Now for the kind of historical memory that Obama would enjoy. In that dodgy 2009 speech in Cairo – in which he managed to refer to Palestinian “dislocation” rather than “dispossession” – Obama made the following remarkable comment, which puts the events in Egypt today into a rather interesting perspective. There were some leaders, he said, “who advocate for democracy only when they are out of power; once in power, they are ruthless in suppressing the rights of others…you must respect the rights of minorities, and participate with a spirit of tolerance and compromise; you must place the interests of your people and the legitimate workings of the political process above your party. Without these ingredients, elections alone do not make true democracy.”

Obama did not say this in the aftermath of the coup-that-wasn’t. He uttered these very words in Egypt itself just over four years ago. And it pretty much sums up what Mohamed Morsi did wrong. He treated his Muslim Brotherhood mates as masters rather than servants of the people, showed no interest in protecting Egypt’s Christian minority, and then enraged the Egyptian army by attending a Brotherhood meeting at which Egyptians were asked to join the holy war in Syria to kill Shiites and overthrow Bashar al-Assad’s regime.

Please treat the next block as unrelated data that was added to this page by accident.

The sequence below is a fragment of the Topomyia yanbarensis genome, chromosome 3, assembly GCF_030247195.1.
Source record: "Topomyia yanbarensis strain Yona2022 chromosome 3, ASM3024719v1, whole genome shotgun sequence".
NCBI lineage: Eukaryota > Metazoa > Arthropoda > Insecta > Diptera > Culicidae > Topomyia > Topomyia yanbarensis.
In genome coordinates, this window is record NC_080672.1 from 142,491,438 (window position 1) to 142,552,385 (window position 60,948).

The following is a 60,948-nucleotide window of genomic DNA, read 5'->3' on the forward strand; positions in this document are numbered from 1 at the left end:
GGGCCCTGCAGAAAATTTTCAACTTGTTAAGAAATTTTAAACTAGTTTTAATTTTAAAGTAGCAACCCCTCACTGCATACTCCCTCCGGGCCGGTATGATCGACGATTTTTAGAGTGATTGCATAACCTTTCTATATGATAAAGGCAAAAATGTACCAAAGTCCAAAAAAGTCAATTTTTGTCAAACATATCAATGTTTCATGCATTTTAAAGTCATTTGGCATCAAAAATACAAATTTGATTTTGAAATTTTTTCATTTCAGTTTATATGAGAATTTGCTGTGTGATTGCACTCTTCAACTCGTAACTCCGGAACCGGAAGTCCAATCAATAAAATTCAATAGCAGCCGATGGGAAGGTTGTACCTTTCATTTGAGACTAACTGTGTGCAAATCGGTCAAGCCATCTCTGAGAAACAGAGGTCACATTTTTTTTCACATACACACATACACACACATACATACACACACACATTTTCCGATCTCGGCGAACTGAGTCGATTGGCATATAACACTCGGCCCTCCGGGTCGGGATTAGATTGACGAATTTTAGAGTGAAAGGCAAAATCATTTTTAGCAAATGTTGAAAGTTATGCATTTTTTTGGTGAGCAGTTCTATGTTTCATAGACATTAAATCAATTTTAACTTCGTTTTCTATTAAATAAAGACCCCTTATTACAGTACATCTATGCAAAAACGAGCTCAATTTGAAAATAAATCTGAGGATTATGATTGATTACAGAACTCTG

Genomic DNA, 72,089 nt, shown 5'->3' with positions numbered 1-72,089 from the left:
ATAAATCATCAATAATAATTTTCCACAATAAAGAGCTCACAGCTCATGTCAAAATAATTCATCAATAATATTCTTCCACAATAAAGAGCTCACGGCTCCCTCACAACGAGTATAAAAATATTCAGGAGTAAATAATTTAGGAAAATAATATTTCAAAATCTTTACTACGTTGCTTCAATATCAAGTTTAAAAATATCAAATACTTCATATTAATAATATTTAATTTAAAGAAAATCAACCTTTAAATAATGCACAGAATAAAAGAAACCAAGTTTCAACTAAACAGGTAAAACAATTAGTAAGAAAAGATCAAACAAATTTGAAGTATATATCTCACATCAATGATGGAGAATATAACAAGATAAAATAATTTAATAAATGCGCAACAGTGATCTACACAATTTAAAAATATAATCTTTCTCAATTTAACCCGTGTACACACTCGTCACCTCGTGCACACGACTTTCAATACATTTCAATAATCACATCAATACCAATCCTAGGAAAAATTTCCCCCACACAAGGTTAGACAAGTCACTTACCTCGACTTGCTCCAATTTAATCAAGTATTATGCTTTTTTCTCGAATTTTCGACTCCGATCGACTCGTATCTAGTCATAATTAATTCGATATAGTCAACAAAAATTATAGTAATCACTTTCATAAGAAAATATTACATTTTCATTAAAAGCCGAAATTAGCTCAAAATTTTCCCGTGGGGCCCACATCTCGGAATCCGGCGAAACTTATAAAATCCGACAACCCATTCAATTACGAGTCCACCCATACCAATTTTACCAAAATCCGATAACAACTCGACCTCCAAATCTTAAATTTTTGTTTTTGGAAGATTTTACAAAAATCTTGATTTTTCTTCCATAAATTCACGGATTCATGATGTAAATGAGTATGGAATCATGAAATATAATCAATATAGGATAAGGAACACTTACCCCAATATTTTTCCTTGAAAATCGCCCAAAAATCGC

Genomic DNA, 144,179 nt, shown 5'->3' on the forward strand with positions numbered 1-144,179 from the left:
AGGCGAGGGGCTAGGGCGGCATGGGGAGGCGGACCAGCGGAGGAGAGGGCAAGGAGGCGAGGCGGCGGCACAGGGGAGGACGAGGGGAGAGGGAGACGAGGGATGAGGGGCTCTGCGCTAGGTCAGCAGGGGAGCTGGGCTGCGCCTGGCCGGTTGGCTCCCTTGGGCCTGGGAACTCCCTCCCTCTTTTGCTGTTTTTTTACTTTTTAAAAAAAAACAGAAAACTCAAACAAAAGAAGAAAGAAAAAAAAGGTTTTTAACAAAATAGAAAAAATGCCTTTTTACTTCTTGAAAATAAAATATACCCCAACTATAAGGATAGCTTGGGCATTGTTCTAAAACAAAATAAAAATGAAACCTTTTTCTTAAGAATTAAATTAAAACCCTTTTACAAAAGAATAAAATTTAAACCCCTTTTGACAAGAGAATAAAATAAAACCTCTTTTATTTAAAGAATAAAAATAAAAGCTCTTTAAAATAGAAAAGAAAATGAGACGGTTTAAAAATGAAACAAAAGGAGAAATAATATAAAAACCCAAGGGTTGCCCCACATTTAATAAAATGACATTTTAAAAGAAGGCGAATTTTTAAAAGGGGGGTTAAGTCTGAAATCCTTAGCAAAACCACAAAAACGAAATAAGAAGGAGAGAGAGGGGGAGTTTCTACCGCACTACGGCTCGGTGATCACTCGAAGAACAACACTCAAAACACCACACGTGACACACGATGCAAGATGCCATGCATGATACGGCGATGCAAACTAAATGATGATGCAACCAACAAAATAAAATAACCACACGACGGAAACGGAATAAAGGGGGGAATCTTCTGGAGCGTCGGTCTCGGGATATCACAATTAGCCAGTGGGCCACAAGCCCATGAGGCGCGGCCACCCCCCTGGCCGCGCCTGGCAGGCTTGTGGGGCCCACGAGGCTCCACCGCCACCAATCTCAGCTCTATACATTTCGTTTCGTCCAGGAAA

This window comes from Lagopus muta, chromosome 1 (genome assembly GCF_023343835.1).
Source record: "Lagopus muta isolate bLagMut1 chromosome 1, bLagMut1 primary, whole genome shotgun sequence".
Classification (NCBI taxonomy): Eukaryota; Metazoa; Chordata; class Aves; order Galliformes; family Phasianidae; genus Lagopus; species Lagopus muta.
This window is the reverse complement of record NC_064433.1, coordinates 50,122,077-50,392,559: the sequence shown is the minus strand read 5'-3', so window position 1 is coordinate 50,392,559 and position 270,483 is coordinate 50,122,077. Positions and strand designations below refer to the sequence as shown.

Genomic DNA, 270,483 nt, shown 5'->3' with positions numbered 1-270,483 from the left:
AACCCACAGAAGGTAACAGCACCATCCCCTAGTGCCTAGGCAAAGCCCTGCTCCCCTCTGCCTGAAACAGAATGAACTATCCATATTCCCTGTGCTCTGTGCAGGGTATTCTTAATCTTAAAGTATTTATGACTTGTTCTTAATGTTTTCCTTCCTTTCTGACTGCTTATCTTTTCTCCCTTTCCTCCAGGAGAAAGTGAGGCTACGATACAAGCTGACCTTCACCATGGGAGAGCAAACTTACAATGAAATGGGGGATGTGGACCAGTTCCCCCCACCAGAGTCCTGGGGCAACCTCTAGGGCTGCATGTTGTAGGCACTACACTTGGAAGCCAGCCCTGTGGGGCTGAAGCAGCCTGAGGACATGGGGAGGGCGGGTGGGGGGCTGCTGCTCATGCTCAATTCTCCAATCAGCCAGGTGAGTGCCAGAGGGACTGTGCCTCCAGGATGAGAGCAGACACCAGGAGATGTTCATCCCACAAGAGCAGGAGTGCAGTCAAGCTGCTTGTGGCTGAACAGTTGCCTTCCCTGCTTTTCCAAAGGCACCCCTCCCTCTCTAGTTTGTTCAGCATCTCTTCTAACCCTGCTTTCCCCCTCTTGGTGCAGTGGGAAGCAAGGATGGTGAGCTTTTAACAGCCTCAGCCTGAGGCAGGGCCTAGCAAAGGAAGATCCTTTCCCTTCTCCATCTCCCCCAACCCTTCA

And there is one salient fact about the events of the last 48 hours in Egypt. No one is happier – no one more satisfied nor more conscious of the correctness of his own national struggle against ‘Islamists’ and ‘terrorists’ — than Assad. The West has been wetting itself to destroy Assad – but does absolutely nothing when the Egyptian army destroys its democratically-elected president for lining up with Assad’s armed Islamist opponents. The army called Morsi’s supporters “terrorists and fools”. Isn’t that just what Bashar calls his enemies? No wonder Assad told us yesterday that no one should use religion to gain power. Hollow laughter here — offstage, of course.